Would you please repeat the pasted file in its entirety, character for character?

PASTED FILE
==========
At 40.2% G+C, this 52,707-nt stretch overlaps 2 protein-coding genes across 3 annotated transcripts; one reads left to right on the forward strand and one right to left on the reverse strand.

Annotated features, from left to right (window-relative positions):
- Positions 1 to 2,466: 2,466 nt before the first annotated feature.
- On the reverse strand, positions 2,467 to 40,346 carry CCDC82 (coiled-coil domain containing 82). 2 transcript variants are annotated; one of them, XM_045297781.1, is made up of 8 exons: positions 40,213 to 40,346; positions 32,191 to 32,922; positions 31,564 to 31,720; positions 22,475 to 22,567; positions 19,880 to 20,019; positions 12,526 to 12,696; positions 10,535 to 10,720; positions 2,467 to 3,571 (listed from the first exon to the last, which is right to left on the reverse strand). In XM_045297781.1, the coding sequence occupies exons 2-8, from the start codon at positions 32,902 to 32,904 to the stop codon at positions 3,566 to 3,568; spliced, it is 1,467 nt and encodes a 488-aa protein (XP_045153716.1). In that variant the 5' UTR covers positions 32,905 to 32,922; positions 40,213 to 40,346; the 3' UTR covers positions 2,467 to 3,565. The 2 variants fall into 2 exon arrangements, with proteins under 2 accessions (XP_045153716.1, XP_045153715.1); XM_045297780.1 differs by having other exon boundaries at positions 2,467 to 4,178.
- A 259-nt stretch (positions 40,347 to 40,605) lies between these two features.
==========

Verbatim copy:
At 40.2% G+C, this 52,707-nt stretch overlaps 2 protein-coding genes across 3 annotated transcripts; one reads left to right on the forward strand and one right to left on the reverse strand.

Annotated features, from left to right (window-relative positions):
- Positions 1 to 2,466: 2,466 nt before the first annotated feature.
- On the reverse strand, positions 2,467 to 40,346 carry CCDC82 (coiled-coil domain containing 82). 2 transcript variants are annotated; one of them, XM_045297781.1, is made up of 8 exons: positions 40,213 to 40,346; positions 32,191 to 32,922; positions 31,564 to 31,720; positions 22,475 to 22,567; positions 19,880 to 20,019; positions 12,526 to 12,696; positions 10,535 to 10,720; positions 2,467 to 3,571 (listed from the first exon to the last, which is right to left on the reverse strand). In XM_045297781.1, the coding sequence occupies exons 2-8, from the start codon at positions 32,902 to 32,904 to the stop codon at positions 3,566 to 3,568; spliced, it is 1,467 nt and encodes a 488-aa protein (XP_045153716.1). In that variant the 5' UTR covers positions 32,905 to 32,922; positions 40,213 to 40,346; the 3' UTR covers positions 2,467 to 3,565. The 2 variants fall into 2 exon arrangements, with proteins under 2 accessions (XP_045153716.1, XP_045153715.1); XM_045297780.1 differs by having other exon boundaries at positions 2,467 to 4,178.
- A 259-nt stretch (positions 40,347 to 40,605) lies between these two features.